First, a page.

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Paul Vallely: Sting’s lament for a lost north-east

28 September 2018

The Last Ship recalls an old way of being community, says Paul Vallely

Johnny Louis/SIPA USA/PA Images

YOU can see them best from the train. Spanking new warehouses or factories now sprinkle the rolling Northumbrian countryside between the Scottish border and Newcastle, with its regenerated riverside and trendy quayside bars. This was not what Sting had led us to expect.

Several months ago, I’d seen The Last Ship, a musical that the singer-songwriter had written about growing up in the shadow of the giant ships built in the Tyneside yard at the end of his street. His father and grandfather had worked there. His fate had been to do the same — until he escaped, through music. But it was not just a story of youthful rebellion: it was one of industrial, social, and psychological decline.

I’d not been impressed with the plot and characterisation of the musical. It presented a cavalcade of clichés about hard northerners with emotionally constipated lives: the gruff foreman, the angry trade unionist, the embittered drunk, the taciturn working-class philosopher, the abandoned woman, the loyal wife, and the rebellious child. But the music was haunting; so I checked the internet to find out more.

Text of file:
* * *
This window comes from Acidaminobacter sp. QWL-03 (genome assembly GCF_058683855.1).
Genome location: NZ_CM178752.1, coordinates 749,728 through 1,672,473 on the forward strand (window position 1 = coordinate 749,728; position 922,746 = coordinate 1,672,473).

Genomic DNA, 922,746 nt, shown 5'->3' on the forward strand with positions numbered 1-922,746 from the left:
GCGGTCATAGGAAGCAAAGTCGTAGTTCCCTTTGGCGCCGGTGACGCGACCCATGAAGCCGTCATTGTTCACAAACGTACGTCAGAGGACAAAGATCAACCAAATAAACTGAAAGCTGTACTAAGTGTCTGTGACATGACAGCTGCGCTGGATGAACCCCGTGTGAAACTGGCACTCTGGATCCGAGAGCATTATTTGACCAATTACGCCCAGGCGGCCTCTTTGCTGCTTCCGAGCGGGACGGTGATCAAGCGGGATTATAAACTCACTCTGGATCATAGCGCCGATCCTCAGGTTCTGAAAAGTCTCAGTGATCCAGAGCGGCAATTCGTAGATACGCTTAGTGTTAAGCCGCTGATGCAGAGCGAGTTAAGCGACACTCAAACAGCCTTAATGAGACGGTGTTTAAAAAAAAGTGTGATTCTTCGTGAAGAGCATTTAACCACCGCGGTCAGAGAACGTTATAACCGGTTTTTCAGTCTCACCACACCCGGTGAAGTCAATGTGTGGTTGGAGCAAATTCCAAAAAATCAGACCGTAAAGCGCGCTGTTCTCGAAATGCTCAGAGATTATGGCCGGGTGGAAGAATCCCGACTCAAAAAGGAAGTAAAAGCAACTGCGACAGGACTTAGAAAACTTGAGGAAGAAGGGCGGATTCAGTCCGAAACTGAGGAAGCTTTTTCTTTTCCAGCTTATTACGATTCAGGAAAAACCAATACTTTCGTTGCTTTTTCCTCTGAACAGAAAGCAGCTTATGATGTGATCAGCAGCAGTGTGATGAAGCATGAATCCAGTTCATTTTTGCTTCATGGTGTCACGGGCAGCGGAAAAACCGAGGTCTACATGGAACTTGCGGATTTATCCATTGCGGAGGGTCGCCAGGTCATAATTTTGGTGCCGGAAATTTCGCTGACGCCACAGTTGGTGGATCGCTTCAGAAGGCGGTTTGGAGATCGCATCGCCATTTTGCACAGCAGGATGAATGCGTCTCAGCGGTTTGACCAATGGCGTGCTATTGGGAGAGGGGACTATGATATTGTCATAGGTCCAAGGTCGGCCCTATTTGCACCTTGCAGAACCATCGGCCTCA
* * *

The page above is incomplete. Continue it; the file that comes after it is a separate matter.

The Last Ship tells a story of failure and regret, before ending on a wild and unrealistic gesture of hope — not exactly Broadway feel-good, which is perhaps why it flopped in New York. Since then, the show has undergone several rewrites.

But the latest, by the director Lorne Campbell — which toured the UK over the summer — seems to have made it worse. Not only has it dropped the character of the visionary Roman Catholic priest who inspired the Tyneside community: it has also, in a genuflection to political correctness, replaced the story’s rebellious son with a fiery daughter.

Although he is now an agnostic, Sting, born Gordon Sumner, was schooled, confirmed, and married within the Catholic Church. In his sixties, he has returned to his roots. His new music is deeply shot through with Catholic imagery. But the Father and the Son does not quite work when the son has been turned into a daughter: it robs the drama of the device that one actor can play the protagonist in his youth, and then play his own son later in life.

But forget the story. The work is best seen as a song cycle (there is a fine version on YouTube). It has a touching, tender toughness which speaks of the north-east where he and I were born, in 1951. It is an amalgam of the musical heritage of that time and place. There are flickers of “Cushie Butterfield”: a 19th-century Geordie folksong. Northumbrian pipes and fiddle bring touches of the Celtic. There are echoes of folk ballad and sea shanties, but also touches of Kurt Weill, Jake Thackeray, classic jazz, and rock.

It all adds up to something authentically autobiographical — not just in terms of musical influence, but in something deeper. Its jaunty humour and its mournful melancholy are a lament for a way of life which, despite its hardships, embodied something profound about the fellowship, solidarity, vigour, and resilience of an old way of being community. The new warehouses and stylish riverfront bars seem a thin substitute for what has been lost.

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